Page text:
|Date(s):||February 11, 1882 to February 12, 1882|
|Course:||“Rise And Fall of the Slave South,” University of Virginia|
Lollie Crease Lewis was attending school in the city of Little Rock and blissfully under the impression that her father's health was improving. After she received letters from her mother at home, however, Lewis was concerned to hear that her father's condition had actually not improved at all. Lewis was concerned enough to write to her mother on February 11 and 12, 1882 to see if she should leave school to come home and be with her father. In her letter to her father, Lewis expresses her confidence that the Lord would make sure things turned out for the best, and tries to reassure him with religious wording.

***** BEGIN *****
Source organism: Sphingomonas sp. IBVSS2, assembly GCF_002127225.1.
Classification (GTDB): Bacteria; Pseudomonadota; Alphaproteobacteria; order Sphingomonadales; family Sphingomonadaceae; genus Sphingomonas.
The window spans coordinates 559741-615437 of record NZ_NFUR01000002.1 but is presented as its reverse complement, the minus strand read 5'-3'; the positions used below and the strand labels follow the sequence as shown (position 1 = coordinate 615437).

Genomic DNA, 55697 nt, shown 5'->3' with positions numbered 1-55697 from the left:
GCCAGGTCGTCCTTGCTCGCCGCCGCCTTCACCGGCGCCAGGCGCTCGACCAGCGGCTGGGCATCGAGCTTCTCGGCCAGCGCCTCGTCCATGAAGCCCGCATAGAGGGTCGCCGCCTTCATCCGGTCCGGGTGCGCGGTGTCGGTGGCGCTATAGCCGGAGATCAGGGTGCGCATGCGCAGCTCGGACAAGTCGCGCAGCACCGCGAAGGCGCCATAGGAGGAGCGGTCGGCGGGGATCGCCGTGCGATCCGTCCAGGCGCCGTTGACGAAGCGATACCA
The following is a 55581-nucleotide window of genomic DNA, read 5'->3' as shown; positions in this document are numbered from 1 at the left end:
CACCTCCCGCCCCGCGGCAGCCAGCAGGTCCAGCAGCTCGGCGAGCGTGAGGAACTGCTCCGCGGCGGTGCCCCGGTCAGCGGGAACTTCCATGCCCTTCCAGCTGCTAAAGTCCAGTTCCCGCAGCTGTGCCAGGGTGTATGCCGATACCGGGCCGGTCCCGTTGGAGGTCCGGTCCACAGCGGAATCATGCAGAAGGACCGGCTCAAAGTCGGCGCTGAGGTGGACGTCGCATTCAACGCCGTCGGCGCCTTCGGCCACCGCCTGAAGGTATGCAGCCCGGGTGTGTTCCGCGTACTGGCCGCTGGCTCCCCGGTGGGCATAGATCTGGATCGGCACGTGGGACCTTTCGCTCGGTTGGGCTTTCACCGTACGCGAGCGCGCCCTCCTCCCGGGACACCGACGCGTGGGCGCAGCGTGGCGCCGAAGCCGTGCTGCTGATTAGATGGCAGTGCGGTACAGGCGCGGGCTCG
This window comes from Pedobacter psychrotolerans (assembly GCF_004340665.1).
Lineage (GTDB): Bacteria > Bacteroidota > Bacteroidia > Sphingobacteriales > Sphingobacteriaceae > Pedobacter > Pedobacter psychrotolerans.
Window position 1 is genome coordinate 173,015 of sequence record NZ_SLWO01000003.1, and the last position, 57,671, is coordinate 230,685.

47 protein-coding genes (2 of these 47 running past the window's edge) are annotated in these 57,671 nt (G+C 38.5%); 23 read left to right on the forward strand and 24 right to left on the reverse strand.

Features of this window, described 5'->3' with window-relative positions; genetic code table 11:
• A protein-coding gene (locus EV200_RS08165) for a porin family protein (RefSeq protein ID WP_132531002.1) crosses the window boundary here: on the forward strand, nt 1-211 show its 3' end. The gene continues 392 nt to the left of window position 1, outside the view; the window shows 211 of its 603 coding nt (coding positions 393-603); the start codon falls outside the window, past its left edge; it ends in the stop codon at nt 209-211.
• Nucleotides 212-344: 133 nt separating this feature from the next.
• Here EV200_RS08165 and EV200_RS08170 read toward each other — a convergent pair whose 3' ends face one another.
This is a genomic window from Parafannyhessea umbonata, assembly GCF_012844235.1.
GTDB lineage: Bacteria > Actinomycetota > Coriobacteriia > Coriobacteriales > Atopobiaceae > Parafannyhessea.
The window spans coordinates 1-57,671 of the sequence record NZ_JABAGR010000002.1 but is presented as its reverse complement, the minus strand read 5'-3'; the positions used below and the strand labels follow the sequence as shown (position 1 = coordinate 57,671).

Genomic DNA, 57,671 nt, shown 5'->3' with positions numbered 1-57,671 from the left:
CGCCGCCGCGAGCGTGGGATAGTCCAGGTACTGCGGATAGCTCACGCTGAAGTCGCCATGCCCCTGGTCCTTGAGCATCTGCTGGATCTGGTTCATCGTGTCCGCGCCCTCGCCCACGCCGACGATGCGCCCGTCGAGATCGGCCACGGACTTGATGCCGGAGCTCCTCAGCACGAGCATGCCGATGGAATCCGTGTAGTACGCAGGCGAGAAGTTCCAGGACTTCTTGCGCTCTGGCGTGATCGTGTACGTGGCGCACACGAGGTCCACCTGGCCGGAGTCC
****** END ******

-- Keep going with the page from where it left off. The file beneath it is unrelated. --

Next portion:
After the Civil War, women, like Lewis, especially turned to the church for support, and constituted two-thirds of church membership. Women were able to fulfill leadership roles within the church that were unavailable to them outside of it, and were able to feel empowered and hopeful through participation in different charities and church activities. Solidarity and common interest were emphasized for women in their church experiences, much like they were in African American churches. Women like Lollie were able to draw hope from their religion and the South as a whole echoed the women's needs for hope in what seemed to be a series of hopeless situations. To find this support, Southerners drew away from standard denominations and turned to Methodism and other new sects, and eventually gave rise to the Pentecostal movement.